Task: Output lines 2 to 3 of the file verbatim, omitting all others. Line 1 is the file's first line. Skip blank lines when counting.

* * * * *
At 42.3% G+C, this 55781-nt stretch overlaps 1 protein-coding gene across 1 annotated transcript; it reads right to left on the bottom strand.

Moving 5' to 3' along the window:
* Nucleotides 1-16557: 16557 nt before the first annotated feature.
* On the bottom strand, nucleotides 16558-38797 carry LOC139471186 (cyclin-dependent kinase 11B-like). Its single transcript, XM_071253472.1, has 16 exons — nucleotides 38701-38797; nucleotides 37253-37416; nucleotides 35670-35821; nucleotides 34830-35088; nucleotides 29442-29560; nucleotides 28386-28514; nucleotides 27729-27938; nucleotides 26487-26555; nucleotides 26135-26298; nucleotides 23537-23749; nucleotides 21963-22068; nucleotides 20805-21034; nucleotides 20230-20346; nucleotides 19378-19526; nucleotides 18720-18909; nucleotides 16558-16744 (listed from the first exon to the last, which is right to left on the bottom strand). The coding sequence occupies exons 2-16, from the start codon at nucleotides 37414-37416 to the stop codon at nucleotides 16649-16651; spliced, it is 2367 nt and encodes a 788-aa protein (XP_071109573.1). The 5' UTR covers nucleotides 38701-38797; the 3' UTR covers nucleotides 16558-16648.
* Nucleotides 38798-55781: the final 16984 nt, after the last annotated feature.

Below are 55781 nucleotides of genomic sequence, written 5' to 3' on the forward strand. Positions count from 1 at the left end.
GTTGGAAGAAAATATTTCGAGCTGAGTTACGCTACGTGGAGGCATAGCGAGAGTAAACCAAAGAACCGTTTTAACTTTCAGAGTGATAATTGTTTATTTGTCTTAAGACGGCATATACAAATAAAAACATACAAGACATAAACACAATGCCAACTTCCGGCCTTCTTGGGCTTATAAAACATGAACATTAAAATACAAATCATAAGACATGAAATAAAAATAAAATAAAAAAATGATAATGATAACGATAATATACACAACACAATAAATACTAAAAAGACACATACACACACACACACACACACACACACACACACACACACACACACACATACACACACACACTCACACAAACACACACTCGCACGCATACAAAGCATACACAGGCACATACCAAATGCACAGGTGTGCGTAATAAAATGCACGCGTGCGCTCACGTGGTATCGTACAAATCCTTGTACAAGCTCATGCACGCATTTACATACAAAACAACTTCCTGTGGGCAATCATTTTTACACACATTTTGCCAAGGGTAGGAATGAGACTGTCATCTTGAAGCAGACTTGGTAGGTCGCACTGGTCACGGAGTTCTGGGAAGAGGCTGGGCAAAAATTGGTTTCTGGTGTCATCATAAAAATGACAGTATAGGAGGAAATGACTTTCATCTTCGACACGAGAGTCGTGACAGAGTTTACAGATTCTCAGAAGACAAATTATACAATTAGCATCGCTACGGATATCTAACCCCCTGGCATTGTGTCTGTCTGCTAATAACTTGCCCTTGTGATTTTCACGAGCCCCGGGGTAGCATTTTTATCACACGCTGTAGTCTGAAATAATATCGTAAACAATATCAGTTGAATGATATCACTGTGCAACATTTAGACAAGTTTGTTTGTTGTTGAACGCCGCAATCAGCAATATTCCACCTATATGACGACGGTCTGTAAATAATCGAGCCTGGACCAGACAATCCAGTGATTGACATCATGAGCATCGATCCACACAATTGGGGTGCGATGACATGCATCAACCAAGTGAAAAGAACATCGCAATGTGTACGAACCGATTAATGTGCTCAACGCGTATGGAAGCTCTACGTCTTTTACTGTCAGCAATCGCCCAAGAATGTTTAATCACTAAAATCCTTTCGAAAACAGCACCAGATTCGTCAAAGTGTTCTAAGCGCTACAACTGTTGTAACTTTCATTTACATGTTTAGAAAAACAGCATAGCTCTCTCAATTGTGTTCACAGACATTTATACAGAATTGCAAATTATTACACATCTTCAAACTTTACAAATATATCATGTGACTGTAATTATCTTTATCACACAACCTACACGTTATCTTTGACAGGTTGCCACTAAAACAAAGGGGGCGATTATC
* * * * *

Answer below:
Moving 5' to 3' along the window:
* Nucleotides 1-16557: 16557 nt before the first annotated feature.